Some points I'd qualify, e.g. the use of the term "moderate" Muslims. It is quite clear that the perception that the UK is not doing enough about Israel's actions is having a marked impact on the Muslim community, where anger is growing.
    Can't view this, as I am not in the UK, but I'd walk shy of the so-called "moderate Muslims" in the UK of whom I have met a good few in TV studios. Some advertised as moderate, are clearly not. Some "Moderate Muslims" think the US "had it coming" on Sept 11th.

    Amazing how the killing of greater numbers of Muslim Civilians in Afghanistan, Iraq and Darfur are seen as "less radicalising," than in Gaza.

    The answer is obvious but clearly unacceptable to some.
    Infinity Journal "I don't care if this works in practice. I want to see it work in theory!"

    - The job of the British Army out here is to kill or capture Communist Terrorists in Malaya.
    - If we can double the ratio of kills per contact, we will soon put an end to the shooting in Malaya.
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    CEPS, Aug 08: Al Qaeda in the West as a Youth Movement: The Power of a Narrative
    Why do we bother, in Europe, about ‘Islamic radicalisation’? The answer seems obvious. There are at least two good reasons: one is terrorism, with its security implications; the other is the issue of integrating second-generation migrants in Europe, apparently the most fertile ground for recruiting terrorists. For most observers, the link between terrorism and integration is a given fact. Al Qaeda-type terrorist activities carried out either in Europe, or by European residents and citizens abroad, are seen as the extreme form, and hence as a logical consequence, of Islam related radicalisation. There is a teleological approach consisting of looking in retrospect at every form of radicalisation and violence associated with the Muslim population in Europe as a harbinger of terrorism.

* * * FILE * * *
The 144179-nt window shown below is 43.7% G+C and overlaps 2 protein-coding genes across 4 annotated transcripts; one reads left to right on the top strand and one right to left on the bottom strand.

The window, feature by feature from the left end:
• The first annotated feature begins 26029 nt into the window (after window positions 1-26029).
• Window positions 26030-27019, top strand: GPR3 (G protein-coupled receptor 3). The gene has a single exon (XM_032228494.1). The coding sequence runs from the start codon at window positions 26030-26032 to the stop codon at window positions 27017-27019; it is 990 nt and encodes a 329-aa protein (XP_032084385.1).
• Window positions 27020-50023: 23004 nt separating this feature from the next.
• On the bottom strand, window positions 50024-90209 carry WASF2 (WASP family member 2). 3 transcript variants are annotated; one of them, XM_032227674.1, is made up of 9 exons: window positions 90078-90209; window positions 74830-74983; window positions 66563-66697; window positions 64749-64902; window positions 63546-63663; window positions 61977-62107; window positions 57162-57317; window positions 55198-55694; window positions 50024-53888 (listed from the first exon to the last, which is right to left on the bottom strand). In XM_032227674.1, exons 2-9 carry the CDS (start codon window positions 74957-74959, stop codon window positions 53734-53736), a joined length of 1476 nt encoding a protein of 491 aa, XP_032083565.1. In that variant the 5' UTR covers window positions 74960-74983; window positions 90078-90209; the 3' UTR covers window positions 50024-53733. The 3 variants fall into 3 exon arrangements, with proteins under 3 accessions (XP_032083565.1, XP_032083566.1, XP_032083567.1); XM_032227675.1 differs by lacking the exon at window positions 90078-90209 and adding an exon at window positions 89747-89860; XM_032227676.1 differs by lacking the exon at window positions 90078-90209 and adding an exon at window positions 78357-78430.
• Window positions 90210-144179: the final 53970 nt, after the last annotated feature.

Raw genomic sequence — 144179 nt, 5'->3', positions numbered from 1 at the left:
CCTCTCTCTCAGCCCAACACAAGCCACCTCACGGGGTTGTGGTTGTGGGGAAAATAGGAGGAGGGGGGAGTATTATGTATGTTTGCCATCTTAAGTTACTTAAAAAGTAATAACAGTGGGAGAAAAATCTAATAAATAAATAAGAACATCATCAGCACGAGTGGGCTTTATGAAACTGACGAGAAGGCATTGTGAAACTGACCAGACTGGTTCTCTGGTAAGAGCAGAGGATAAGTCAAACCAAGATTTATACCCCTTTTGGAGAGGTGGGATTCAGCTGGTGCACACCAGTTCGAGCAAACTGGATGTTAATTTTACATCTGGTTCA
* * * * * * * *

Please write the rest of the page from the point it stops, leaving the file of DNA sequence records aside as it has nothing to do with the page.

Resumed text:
This approach is problematic, not so much because it casts a shadow of suspicion and opprobrium on Islam as a religion and on Muslims in general, but because it fails to understand the ‘roots of violence’ and it arbitrarily isolates ‘Muslim’ violence from the other levels of violence among European youth. This, in turn, has two negative consequences: it does not allow us to understand the motivations for violence among people joining Al Qaeda (who are far from being, as we shall see, devoted Muslims fighting for their Middle Eastern brothers), and it unduly concentrates on “what is the problem with Islam”, precisely playing on Al Qaeda’s own terms, and spawning a debate that will have little or no impact among the segments of the population who are susceptible to joining Al Qaeda.....

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    Default Update on story

    An update on the excellent article.

    After the trial result last week, when three men were acquitted of involvement in the 7/7 bombings, The Daily Telegraph has returned to their home town, Beeston, a suburb of Leeds and reports: http://www.telegraph.co.uk/comment/t...means-MI5.html

    Two of the defendants were found guilty of conspiracy to attend terrorist training camps overseas (Pakistan IIRC) and were jailed this week. Far more on this: http://news.bbc.co.uk/1/hi/uk/7507842.stm

    davidbfpo
    Last edited by davidbfpo; 05-03-2009 at 12:28 PM. Reason: Add links

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    UK Home Office Statistical Bulletin, 13 May 09:

    Statistics on Terrorism Arrests and Outcomes Great Britain 11 September 2001 to 31 March 2008
    For the period between the start of the data collection on 11 September 2001 to 31 March 2008 there were 1,471 terrorism arrests. This excludes 38 arrests made between the introduction of the Terrorism Act 2000 on 19 February 2001 and 11 September 2001 and 119 stops at Scottish ports under Schedule 7 of the Terrorism Act 2000.....